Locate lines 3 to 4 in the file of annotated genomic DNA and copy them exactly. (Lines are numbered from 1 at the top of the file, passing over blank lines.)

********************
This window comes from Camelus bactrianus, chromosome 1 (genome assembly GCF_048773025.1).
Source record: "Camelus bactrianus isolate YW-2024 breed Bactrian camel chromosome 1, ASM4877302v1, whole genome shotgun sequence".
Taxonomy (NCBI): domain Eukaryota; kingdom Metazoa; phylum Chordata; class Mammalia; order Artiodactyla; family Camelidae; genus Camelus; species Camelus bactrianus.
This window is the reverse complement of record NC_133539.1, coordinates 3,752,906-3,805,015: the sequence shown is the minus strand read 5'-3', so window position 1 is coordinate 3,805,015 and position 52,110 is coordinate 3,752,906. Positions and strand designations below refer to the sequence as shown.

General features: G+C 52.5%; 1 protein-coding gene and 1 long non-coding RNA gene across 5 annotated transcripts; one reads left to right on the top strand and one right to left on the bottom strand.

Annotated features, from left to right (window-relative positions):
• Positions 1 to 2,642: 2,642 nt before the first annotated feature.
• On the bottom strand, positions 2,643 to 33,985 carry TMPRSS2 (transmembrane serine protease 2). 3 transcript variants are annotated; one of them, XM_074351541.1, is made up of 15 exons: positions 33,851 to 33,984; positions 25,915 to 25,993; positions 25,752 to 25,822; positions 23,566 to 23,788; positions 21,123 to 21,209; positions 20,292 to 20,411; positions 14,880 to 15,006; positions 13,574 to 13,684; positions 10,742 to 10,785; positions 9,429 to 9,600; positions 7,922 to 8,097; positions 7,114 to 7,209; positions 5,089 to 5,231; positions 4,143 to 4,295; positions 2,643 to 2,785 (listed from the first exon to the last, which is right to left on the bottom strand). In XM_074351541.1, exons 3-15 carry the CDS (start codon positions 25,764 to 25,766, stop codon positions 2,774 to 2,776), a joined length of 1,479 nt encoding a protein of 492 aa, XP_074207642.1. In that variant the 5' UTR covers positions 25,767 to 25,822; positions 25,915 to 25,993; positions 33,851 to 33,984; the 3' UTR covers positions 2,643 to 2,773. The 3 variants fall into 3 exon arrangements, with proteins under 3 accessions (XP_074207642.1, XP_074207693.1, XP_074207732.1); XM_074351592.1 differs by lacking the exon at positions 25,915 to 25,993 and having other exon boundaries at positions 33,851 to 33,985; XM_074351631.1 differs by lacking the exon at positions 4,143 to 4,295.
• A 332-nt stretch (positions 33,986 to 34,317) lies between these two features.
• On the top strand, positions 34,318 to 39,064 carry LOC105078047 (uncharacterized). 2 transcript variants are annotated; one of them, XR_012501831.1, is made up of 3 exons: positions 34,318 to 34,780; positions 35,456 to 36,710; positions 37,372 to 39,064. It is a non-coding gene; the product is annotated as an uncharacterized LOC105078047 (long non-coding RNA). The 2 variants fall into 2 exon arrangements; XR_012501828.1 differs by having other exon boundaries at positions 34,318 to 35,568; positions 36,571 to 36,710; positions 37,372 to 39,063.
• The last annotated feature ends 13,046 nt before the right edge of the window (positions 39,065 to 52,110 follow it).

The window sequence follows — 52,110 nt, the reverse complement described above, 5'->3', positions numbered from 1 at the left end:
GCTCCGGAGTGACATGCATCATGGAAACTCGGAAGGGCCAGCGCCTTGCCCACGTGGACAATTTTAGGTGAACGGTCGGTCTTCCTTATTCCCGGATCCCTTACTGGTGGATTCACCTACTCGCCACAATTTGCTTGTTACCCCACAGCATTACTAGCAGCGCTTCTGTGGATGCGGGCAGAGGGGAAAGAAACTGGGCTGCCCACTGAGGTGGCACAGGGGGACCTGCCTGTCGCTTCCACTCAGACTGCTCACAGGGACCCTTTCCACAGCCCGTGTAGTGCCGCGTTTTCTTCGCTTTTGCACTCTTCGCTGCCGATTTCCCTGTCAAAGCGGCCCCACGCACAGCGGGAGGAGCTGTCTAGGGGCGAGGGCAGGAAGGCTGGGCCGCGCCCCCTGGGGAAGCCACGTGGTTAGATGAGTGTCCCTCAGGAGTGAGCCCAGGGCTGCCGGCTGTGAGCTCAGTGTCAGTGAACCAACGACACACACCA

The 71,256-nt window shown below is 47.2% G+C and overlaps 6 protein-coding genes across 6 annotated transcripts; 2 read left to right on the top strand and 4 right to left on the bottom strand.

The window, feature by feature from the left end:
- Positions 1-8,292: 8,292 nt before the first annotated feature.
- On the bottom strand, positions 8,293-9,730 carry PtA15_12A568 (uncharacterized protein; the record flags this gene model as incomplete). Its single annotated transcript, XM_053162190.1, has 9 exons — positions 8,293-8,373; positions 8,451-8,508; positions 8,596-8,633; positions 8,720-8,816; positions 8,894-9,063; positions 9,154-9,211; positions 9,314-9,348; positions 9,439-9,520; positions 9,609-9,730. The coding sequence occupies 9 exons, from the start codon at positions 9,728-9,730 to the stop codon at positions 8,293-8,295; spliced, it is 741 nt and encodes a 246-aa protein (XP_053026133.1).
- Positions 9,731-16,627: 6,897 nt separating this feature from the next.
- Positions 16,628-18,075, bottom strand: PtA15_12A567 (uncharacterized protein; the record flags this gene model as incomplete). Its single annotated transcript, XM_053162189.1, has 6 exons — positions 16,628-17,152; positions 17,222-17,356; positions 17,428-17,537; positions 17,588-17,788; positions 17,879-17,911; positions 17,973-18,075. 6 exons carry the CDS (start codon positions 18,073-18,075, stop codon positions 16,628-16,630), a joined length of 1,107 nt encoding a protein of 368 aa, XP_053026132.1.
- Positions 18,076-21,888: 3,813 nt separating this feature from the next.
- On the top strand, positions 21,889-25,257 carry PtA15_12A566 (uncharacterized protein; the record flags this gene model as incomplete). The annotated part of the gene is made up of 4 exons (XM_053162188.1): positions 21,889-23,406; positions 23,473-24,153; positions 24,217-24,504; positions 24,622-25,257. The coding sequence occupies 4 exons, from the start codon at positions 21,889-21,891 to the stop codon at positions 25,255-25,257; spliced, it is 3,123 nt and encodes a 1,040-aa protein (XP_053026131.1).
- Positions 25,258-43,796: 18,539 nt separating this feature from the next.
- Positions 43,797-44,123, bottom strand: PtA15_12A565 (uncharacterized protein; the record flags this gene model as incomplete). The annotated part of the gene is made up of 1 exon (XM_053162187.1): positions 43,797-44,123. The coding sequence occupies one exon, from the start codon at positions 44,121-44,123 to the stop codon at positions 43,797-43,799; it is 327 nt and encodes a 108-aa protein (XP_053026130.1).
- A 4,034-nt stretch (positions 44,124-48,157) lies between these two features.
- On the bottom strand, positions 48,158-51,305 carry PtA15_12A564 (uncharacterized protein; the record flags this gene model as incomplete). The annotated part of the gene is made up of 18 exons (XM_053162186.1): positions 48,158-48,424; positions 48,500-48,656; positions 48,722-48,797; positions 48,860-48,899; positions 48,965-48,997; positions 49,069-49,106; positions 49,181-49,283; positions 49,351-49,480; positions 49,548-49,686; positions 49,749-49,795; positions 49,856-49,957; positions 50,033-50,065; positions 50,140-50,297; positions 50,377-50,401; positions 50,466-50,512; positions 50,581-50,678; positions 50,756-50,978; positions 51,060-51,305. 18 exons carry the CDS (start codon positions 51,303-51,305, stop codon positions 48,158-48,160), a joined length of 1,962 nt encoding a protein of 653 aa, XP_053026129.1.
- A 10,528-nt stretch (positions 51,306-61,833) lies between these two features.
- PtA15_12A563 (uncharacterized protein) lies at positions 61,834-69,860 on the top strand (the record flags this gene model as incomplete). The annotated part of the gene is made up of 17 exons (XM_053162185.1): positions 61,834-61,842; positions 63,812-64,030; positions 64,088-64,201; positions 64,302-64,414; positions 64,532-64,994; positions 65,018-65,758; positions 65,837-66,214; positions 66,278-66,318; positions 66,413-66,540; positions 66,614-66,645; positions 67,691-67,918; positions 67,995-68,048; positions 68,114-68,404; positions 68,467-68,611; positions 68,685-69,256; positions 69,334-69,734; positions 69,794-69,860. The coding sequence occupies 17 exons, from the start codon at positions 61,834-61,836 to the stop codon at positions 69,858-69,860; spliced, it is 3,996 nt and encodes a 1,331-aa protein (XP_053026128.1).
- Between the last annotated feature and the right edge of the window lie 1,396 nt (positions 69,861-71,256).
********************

Taxonomy (NCBI): domain Eukaryota; kingdom Metazoa; phylum Chordata; class Mammalia; order Artiodactyla; family Camelidae; genus Camelus; species Camelus bactrianus.
This window is the reverse complement of record NC_133539.1, coordinates 3,752,906-3,805,015: the sequence shown is the minus strand read 5'-3', so window position 1 is coordinate 3,805,015 and position 52,110 is coordinate 3,752,906. Positions and strand designations below refer to the sequence as shown.